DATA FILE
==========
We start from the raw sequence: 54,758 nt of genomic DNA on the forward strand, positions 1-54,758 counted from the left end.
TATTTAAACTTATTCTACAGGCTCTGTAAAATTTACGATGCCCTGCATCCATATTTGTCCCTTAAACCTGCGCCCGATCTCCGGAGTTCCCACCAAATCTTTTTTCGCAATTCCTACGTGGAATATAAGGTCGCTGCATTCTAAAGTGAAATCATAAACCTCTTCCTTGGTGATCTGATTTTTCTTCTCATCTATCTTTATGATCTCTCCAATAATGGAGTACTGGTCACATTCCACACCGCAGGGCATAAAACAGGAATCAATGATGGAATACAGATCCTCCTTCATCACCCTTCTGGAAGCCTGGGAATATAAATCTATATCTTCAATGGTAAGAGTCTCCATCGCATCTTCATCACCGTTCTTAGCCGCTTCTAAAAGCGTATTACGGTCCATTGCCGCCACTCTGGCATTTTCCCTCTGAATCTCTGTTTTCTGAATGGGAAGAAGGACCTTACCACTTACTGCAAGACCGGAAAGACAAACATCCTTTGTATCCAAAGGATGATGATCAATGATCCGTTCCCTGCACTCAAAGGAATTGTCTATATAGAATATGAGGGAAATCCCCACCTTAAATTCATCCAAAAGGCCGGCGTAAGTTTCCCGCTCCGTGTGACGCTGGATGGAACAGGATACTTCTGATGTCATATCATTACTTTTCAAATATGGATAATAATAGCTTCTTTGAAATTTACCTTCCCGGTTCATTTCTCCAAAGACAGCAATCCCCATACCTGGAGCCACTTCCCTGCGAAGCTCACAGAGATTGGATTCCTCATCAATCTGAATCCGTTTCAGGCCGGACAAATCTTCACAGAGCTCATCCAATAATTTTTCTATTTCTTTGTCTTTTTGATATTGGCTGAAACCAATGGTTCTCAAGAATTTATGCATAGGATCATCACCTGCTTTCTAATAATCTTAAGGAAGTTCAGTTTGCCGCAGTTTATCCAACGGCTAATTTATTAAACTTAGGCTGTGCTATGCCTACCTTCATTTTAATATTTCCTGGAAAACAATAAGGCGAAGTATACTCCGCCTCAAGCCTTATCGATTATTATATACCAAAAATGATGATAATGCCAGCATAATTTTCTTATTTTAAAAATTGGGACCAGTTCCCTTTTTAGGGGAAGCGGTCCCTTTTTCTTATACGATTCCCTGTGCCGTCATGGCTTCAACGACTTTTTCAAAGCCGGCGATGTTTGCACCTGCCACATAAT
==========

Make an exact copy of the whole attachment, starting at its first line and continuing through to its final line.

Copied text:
We start from the raw sequence: 54,758 nt of genomic DNA on the forward strand, positions 1-54,758 counted from the left end.
TATTTAAACTTATTCTACAGGCTCTGTAAAATTTACGATGCCCTGCATCCATATTTGTCCCTTAAACCTGCGCCCGATCTCCGGAGTTCCCACCAAATCTTTTTTCGCAATTCCTACGTGGAATATAAGGTCGCTGCATTCTAAAGTGAAATCATAAACCTCTTCCTTGGTGATCTGATTTTTCTTCTCATCTATCTTTATGATCTCTCCAATAATGGAGTACTGGTCACATTCCACACCGCAGGGCATAAAACAGGAATCAATGATGGAATACAGATCCTCCTTCATCACCCTTCTGGAAGCCTGGGAATATAAATCTATATCTTCAATGGTAAGAGTCTCCATCGCATCTTCATCACCGTTCTTAGCCGCTTCTAAAAGCGTATTACGGTCCATTGCCGCCACTCTGGCATTTTCCCTCTGAATCTCTGTTTTCTGAATGGGAAGAAGGACCTTACCACTTACTGCAAGACCGGAAAGACAAACATCCTTTGTATCCAAAGGATGATGATCAATGATCCGTTCCCTGCACTCAAAGGAATTGTCTATATAGAATATGAGGGAAATCCCCACCTTAAATTCATCCAAAAGGCCGGCGTAAGTTTCCCGCTCCGTGTGACGCTGGATGGAACAGGATACTTCTGATGTCATATCATTACTTTTCAAATATGGATAATAATAGCTTCTTTGAAATTTACCTTCCCGGTTCATTTCTCCAAAGACAGCAATCCCCATACCTGGAGCCACTTCCCTGCGAAGCTCACAGAGATTGGATTCCTCATCAATCTGAATCCGTTTCAGGCCGGACAAATCTTCACAGAGCTCATCCAATAATTTTTCTATTTCTTTGTCTTTTTGATATTGGCTGAAACCAATGGTTCTCAAGAATTTATGCATAGGATCATCACCTGCTTTCTAATAATCTTAAGGAAGTTCAGTTTGCCGCAGTTTATCCAACGGCTAATTTATTAAACTTAGGCTGTGCTATGCCTACCTTCATTTTAATATTTCCTGGAAAACAATAAGGCGAAGTATACTCCGCCTCAAGCCTTATCGATTATTATATACCAAAAATGATGATAATGCCAGCATAATTTTCTTATTTTAAAAATTGGGACCAGTTCCCTTTTTAGGGGAAGCGGTCCCTTTTTCTTATACGATTCCCTGTGCCGTCATGGCTTCAACGACTTTTTCAAAGCCGGCGATGTTTGCACCTGCCACATAAT